Bruce Levenson, the managing partner of the Atlanta Hawks, is now the second NBA owner in the past five months to surrender his franchise over racially insensitive remarks. Along with the release of the email, Levenson announced his intention to sell his controlling interest in the Hawks. NBA commissioner Adam Silver reacted quickly to Levenson’s announcement, condemning what was written in the email while saying he was pleased that Levenson accepted responsibility for his actions and would sell his interest in the Hawks.
These two instances have caused wonder and a worry that the league is opening a Pandora's box. Dallas Mavericks owner Mark Cuban first addressed the issue April 28, several days after the Sterling remarks were released.
"What Donald (Sterling) said was wrong. It was abhorrent," Cuban said at the time. "There's no place for racism in the NBA, any business I'm associated with. But at the same time, that's a decision I make. I think you've got to be very, very careful when you start making blanket statements about what people say and think, as opposed to what they do. It's a very, very slippery slope."
Levenson's comments in an email go as follows.
“My theory is that the black crowd scared away the whites and there are simply not enough affluent black fans to build a significant season ticket base,” Levenson wrote in the e-mail, which also claimed that the Hawks were attracting an “overwhelming black audience” and noted that “there are few fathers and sons at the games.”
In light of the Levenson situation, his comments in his email were unacceptable. There is no doubt about it. But Cuban does make some good points. How far is the NBA going to go in this? There seems to be a past in each ownership in any sport. Are we going to get rid of owners for comments that are obviously unacceptable but are from the past?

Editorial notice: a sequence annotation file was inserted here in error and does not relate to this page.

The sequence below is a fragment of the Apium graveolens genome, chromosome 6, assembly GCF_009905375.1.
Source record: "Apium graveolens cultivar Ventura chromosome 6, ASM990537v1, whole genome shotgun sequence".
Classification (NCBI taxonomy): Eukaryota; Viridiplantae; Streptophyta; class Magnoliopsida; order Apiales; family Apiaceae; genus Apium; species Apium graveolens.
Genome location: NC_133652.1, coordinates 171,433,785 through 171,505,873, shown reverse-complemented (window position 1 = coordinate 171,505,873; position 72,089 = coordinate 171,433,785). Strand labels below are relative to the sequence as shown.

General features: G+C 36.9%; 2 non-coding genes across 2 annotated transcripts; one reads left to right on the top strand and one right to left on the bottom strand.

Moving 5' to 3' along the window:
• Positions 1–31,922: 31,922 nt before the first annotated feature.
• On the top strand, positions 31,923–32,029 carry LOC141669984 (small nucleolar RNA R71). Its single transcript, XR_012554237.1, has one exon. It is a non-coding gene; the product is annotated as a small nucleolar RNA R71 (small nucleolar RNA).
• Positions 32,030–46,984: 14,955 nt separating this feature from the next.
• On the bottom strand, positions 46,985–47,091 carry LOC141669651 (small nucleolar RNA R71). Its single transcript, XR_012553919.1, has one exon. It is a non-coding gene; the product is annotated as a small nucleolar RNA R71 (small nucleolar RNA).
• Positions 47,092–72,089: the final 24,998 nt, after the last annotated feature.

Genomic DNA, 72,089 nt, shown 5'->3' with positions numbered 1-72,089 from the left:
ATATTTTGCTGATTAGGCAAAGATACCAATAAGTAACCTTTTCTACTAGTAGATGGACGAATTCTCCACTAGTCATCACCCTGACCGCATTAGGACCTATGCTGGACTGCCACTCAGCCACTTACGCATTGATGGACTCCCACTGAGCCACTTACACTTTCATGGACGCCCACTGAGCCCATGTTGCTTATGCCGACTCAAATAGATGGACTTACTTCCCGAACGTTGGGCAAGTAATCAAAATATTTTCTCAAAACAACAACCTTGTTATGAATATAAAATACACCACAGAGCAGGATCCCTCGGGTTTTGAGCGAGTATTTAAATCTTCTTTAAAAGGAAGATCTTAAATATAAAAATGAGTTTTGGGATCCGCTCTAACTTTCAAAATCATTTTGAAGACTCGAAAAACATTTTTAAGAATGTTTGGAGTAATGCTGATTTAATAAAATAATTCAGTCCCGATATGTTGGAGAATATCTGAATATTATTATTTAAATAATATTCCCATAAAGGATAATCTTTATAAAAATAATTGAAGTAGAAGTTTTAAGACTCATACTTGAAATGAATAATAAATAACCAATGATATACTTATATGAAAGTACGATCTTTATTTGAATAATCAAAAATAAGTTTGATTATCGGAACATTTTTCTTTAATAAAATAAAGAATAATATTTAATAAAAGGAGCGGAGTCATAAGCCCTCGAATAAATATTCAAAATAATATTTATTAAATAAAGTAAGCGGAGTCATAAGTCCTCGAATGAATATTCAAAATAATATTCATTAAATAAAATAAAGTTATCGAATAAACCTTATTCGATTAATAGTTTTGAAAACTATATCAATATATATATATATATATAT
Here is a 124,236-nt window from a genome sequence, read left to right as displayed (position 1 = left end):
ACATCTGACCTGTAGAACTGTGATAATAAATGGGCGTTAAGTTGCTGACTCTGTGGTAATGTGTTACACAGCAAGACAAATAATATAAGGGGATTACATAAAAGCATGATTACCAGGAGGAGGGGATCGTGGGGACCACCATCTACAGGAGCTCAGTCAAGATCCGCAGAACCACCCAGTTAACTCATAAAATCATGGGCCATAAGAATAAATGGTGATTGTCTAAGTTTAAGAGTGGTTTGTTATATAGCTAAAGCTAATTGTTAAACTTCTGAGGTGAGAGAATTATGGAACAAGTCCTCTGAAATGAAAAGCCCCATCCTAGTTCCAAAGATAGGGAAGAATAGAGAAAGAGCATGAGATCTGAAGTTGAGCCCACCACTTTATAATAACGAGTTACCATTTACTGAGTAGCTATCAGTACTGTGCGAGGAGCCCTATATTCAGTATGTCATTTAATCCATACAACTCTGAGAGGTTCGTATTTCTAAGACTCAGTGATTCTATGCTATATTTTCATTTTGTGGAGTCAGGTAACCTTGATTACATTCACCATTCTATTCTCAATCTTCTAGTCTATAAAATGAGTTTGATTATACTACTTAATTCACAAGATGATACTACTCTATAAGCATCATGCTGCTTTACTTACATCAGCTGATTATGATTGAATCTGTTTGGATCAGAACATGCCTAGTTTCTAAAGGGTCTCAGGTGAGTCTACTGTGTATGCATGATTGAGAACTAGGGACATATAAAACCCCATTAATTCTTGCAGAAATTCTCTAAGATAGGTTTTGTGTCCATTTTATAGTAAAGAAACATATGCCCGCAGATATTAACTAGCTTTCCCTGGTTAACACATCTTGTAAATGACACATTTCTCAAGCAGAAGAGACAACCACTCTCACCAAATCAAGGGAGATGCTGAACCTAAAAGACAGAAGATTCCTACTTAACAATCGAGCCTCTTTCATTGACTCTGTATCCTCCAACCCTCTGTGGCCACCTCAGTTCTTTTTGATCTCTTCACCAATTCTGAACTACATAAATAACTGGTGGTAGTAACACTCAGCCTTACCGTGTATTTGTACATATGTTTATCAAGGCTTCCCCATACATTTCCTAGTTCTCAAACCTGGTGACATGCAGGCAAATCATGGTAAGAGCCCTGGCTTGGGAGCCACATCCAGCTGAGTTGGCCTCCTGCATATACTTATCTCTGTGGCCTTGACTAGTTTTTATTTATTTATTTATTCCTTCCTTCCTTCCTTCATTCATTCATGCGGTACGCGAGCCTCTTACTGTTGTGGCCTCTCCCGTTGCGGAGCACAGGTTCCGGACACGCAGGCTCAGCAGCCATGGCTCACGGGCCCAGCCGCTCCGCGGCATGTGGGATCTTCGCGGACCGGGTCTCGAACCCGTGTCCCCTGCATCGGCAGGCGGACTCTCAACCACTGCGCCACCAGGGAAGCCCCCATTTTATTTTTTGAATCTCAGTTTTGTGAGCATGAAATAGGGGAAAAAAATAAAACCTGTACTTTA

Donald Sterling's situation was obviously different than Levenson's. It seems the weight of Sterling's comments were larger, as well as his past racial allegations.
Cuban makes some great points and it should be a question for the league as well as the fanbase. Are we going to go down this road? Personally, this writer thinks that forcing owners to sell is fine, but when it hits an owner that the league really likes, they will finally see the problems in this. Sterling already did not have a great fanbase, and the audio sure did not help. Levenson may not be as known to people outside of Atlanta. So what happens if your favorite team's owner who has launched your team to a whole new level gets caught for something he said 2, 3, maybe 4 years ago? That is what we should be asking ourselves.
There is a line that needs to be in place, or maybe even just a case-by-case situation where the league looks at the weight of the comments are situation, and what action really needs to take place.
Forcing someone to sell a business that is theirs is huge punishment for things that can be forgiven. It seems this day in age of the media wants to attack anyone who does anything wrong. This is not to condone situations that have happened, merely just to acknowledge the media's goal.
After the email was revealed, Levenson made a statement,"I shared my thoughts on why our efforts to bridge Atlanta’s racial sports divide seemed to be failing,” Levenson said. “In trying to address those issues, I wrote an e-mail two years ago that was inappropriate and offensive. I trivialized our fans by making clichéd assumptions about their interests [i.e. hip hop vs. country, white vs. black cheerleaders, etc.] and by stereotyping their perceptions of one another [i.e. that white fans might be afraid of our black fans]. By focusing on race, I also sent the unintentional and hurtful message that our white fans are more valuable than our black fans."
The last question that needs to be brought up is are comments like this unforgivable? Levenson seems sincere and the Hawks lost a great owner. Even if the NBA does not force a sale, something a little less drastic could be taken into effect. Whether it is suspensions, giant fines, or anything of that sort would be a better option than jumping to strip the team from the owner.
We will not see any of this thinking until an owner like Larry Bird, Mark Cuban, and Pat Riley have something their hiding get brought up. It is a shame that it will have to come to that, and by no means is this writer saying they are hiding things, but it would have to be that drastic for the league to actually look at this punishment and the severity of it.